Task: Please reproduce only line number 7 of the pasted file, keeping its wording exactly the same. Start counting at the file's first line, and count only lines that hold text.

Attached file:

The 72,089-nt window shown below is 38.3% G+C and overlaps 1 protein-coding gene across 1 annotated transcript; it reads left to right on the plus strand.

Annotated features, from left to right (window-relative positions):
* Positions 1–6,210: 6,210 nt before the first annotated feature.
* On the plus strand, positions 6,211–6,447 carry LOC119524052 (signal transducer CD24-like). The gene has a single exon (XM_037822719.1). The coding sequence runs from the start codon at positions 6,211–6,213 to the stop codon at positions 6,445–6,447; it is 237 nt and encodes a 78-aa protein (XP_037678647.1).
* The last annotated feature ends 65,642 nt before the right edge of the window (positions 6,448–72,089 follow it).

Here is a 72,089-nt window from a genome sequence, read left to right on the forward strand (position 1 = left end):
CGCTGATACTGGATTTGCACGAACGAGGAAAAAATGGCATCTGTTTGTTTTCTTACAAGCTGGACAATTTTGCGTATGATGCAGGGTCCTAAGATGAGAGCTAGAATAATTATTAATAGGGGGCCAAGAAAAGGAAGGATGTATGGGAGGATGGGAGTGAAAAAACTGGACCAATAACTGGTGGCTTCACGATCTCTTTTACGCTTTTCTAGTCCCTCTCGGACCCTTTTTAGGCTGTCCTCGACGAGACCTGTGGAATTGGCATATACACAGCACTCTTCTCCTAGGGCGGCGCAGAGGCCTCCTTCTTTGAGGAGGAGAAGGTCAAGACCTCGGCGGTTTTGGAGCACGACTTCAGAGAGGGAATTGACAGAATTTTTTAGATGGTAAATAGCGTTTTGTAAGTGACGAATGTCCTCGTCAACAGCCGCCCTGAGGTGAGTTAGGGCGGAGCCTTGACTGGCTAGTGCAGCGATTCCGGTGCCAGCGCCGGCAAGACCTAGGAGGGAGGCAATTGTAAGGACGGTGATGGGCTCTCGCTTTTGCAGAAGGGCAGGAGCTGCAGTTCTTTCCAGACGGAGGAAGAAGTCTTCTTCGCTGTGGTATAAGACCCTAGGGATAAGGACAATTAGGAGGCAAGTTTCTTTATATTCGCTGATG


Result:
CGCTGATACTGGATTTGCACGAACGAGGAAAAAATGGCATCTGTTTGTTTTCTTACAAGCTGGACAATTTTGCGTATGATGCAGGGTCCTAAGATGAGAGCTAGAATAATTATTAATAGGGGGCCAAGAAAAGGAAGGATGTATGGGAGGATGGGAGTGAAAAAACTGGACCAATAACTGGTGGCTTCACGATCTCTTTTACGCTTTTCTAGTCCCTCTCGGACCCTTTTTAGGCTGTCCTCGACGAGACCTGTGGAATTGGCATATACACAGCACTCTTCTCCTAGGGCGGCGCAGAGGCCTCCTTCTTTGAGGAGGAGAAGGTCAAGACCTCGGCGGTTTTGGAGCACGACTTCAGAGAGGGAATTGACAGAATTTTTTAGATGGTAAATAGCGTTTTGTAAGTGACGAATGTCCTCGTCAACAGCCGCCCTGAGGTGAGTTAGGGCGGAGCCTTGACTGGCTAGTGCAGCGATTCCGGTGCCAGCGCCGGCAAGACCTAGGAGGGAGGCAATTGTAAGGACGGTGATGGGCTCTCGCTTTTGCAGAAGGGCAGGAGCTGCAGTTCTTTCCAGACGGAGGAAGAAGTCTTCTTCGCTGTGGTATAAGACCCTAGGGATAAGGACAATTAGGAGGCAAGTTTCTTTATATTCGCTGATG